In principle, asymptomatic patients with non-progressive stable deformity, slight or moderate, should be recommended to do aerobic exercises, swiming or cycling rather than strengthening muscle gymnastic exercises; they should be in an upright position and be evaluated yearly. It is necessary to carry out studies aimed at eliminating physical problems if the deformity is progressive and asymtomatic. This kind of studies may be: a thoratic CAT scan, pulmonary function test and heart evaluation including an ECG and echocardiogram.
There are several methods to assess and monitor the deformity in view of indicating the operation objectively. The thoracic CAT is the widest used method, which not only supplies morphological and topographical thorax description, but also the possible anatomic and intrathoracic alterations. Haller index - the result obtained from dividing the thorax horizontal diameter in the CAT per the vertical one when it is superior to 3.25- establishes a surgery objective criterion.
Surgical instruction criteria have been widening in the last years at the same time that large series exempt from mortality and complications have been published. Nowadays there is unanimity when indicating the operation in the next steps:
The operation is not good for complex malformation symptoms in which surgery may suppose a danger for the child's life. This is the case of the prolapses and aortic aneurysm in the Marfan syndrome.
The ideal age for the PE intervention is still a controversial issue. Historically, a large majority of paediatrician surgeons would recommend a prompt redress of the deformity for the symptomatic cases, because of its technical easiness, the prevention of the psychological aspects, and also for not being in school age yet.
However, results show to be worse and relapses are more frequent in younger children. What is more, if much of deformed costal cartilage segment was dried out, there appeared that an upset of growth in the thoracic cavity was produced and it encompassed an important respiratory restriction. This is known as the acquired Jeune syndrome, or the acquired asphyxiating thoracic dystrophy. It appears in children which have been operated before 4, and suffer from a drying in a large part of the deformed cartilage in 5 or more ribs bilaterally. Due to these problems, surgery indication has been procrastinated to nearly the prepubertal or pubertal age, when possibilities of growth are decreasing.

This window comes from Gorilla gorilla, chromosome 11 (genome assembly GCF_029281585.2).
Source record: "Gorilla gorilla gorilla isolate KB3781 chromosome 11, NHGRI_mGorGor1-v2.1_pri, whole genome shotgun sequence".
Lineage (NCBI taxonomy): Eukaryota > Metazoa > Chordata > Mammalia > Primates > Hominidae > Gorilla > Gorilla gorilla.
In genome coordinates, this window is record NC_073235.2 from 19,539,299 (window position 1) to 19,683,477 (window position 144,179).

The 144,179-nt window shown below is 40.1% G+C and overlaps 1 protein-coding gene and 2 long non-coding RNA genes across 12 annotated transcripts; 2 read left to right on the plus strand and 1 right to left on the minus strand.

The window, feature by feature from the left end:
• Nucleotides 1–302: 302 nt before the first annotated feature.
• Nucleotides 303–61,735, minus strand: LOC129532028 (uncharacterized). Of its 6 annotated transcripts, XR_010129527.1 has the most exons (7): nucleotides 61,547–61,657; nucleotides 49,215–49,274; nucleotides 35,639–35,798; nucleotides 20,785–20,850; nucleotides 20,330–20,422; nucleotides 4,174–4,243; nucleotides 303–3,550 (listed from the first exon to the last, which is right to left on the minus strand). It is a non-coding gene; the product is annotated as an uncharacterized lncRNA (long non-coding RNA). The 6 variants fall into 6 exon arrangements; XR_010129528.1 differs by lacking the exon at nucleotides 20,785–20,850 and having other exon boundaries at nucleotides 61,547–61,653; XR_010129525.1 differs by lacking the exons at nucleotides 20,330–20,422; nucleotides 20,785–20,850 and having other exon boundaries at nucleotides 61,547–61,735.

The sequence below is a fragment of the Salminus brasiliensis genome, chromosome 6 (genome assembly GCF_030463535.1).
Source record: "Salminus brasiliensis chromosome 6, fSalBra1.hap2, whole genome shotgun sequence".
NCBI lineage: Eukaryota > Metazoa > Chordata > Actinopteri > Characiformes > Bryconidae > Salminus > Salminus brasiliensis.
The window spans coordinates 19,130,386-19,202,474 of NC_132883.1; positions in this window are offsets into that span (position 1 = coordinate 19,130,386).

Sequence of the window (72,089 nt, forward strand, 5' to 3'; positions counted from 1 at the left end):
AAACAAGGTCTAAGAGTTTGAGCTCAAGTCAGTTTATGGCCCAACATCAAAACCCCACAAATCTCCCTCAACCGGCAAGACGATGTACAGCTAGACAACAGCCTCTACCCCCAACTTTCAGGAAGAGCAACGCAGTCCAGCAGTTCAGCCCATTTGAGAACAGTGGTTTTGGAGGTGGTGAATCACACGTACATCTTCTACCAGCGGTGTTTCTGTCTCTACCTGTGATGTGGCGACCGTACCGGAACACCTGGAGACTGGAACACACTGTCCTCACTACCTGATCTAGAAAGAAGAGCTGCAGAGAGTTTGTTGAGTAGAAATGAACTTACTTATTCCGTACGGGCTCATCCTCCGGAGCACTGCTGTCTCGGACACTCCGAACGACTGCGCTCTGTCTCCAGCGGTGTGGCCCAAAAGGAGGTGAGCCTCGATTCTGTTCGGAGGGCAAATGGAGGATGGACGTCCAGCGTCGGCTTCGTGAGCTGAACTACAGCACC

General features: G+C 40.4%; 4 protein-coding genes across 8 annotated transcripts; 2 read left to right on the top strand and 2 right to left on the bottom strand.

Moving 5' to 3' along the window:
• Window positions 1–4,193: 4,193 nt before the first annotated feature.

In the most serious cases of younger children with heart and respiratory problems, the Nuss minimally invasive technique is to be used - the open technique with limited cartilage resection and with stabilisation splint. There are few patients that need any of these procedures, and it happens frequently that surgeries are carried out between 8 and 10 years old of the patient.
It is highly important to explain the parents thoroughfully all the details of the surgery, especially when we are dealing with asymptomatic patients with a considerable psychological burden. In these cases, it is advisable to wait that the patient him/herself together with his/her relatives take the decision of undergoing a surgery.
It is very difficult to stop the progressive growth of the deformity keeping conservative measures. When children are younger and endowed with more malleability of the skeletal system, it is very useful to carry out physical and postural exercises, although the kid's participation is very difficult to obtain. In the prepubertal and pubertal stages, a response to these measures is also void. However, swimming, postural exercises to keep the spine straight, arranging a figure-of-eight strap similar to the one used when there is a clavicle fracture, so that shoulders and chest wall are brought forward and, deep and prolonged respiratory exercises are measures which may succeed in stopping the defect's growth and in some cases it can even provoke an improvement.
In the last years, we have seen the appearance of selective orthopaedic techniques suitable to the type of deformity. The results are good, but they entail having to hold an orthopaedic device that impedes the development of a normal life. Eckard Klobe's suction bell is the most recommended device – results are promising if one is tenacious using it during a long period of time.